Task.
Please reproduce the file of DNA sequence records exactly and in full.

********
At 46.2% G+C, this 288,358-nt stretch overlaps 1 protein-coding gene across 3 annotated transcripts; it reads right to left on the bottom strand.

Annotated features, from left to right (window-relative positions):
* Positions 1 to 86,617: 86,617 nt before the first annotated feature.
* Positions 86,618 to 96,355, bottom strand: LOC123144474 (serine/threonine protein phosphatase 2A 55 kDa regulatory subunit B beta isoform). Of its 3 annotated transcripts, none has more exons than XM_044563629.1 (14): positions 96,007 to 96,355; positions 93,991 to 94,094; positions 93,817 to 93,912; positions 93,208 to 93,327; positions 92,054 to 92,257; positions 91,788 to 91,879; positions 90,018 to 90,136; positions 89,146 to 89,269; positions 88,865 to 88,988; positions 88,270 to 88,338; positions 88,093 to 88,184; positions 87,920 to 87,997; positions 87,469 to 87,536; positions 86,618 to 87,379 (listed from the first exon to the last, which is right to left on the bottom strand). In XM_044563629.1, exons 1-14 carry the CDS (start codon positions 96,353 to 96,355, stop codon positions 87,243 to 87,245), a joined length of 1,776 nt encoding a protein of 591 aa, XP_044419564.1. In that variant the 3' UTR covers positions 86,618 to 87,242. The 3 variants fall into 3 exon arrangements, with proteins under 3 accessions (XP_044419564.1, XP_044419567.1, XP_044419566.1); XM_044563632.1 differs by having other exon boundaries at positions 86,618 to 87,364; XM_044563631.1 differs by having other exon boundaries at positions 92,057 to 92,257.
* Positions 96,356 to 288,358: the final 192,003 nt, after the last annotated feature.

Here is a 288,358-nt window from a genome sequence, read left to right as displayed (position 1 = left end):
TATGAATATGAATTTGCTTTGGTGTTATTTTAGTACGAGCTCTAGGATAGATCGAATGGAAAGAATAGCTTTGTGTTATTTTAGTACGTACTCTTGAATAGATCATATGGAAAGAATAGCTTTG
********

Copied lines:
At 46.2% G+C, this 288,358-nt stretch overlaps 1 protein-coding gene across 3 annotated transcripts; it reads right to left on the bottom strand.

Annotated features, from left to right (window-relative positions):
* Positions 1 to 86,617: 86,617 nt before the first annotated feature.
* Positions 86,618 to 96,355, bottom strand: LOC123144474 (serine/threonine protein phosphatase 2A 55 kDa regulatory subunit B beta isoform). Of its 3 annotated transcripts, none has more exons than XM_044563629.1 (14): positions 96,007 to 96,355; positions 93,991 to 94,094; positions 93,817 to 93,912; positions 93,208 to 93,327; positions 92,054 to 92,257; positions 91,788 to 91,879; positions 90,018 to 90,136; positions 89,146 to 89,269; positions 88,865 to 88,988; positions 88,270 to 88,338; positions 88,093 to 88,184; positions 87,920 to 87,997; positions 87,469 to 87,536; positions 86,618 to 87,379 (listed from the first exon to the last, which is right to left on the bottom strand). In XM_044563629.1, exons 1-14 carry the CDS (start codon positions 96,353 to 96,355, stop codon positions 87,243 to 87,245), a joined length of 1,776 nt encoding a protein of 591 aa, XP_044419564.1. In that variant the 3' UTR covers positions 86,618 to 87,242. The 3 variants fall into 3 exon arrangements, with proteins under 3 accessions (XP_044419564.1, XP_044419567.1, XP_044419566.1); XM_044563632.1 differs by having other exon boundaries at positions 86,618 to 87,364; XM_044563631.1 differs by having other exon boundaries at positions 92,057 to 92,257.
* Positions 96,356 to 288,358: the final 192,003 nt, after the last annotated feature.

Here is a 288,358-nt window from a genome sequence, read left to right as displayed (position 1 = left end):
TATGAATATGAATTTGCTTTGGTGTTATTTTAGTACGAGCTCTAGGATAGATCGAATGGAAAGAATAGCTTTGTGTTATTTTAGTACGTACTCTTGAATAGATCATATGGAAAGAATAGCTTTG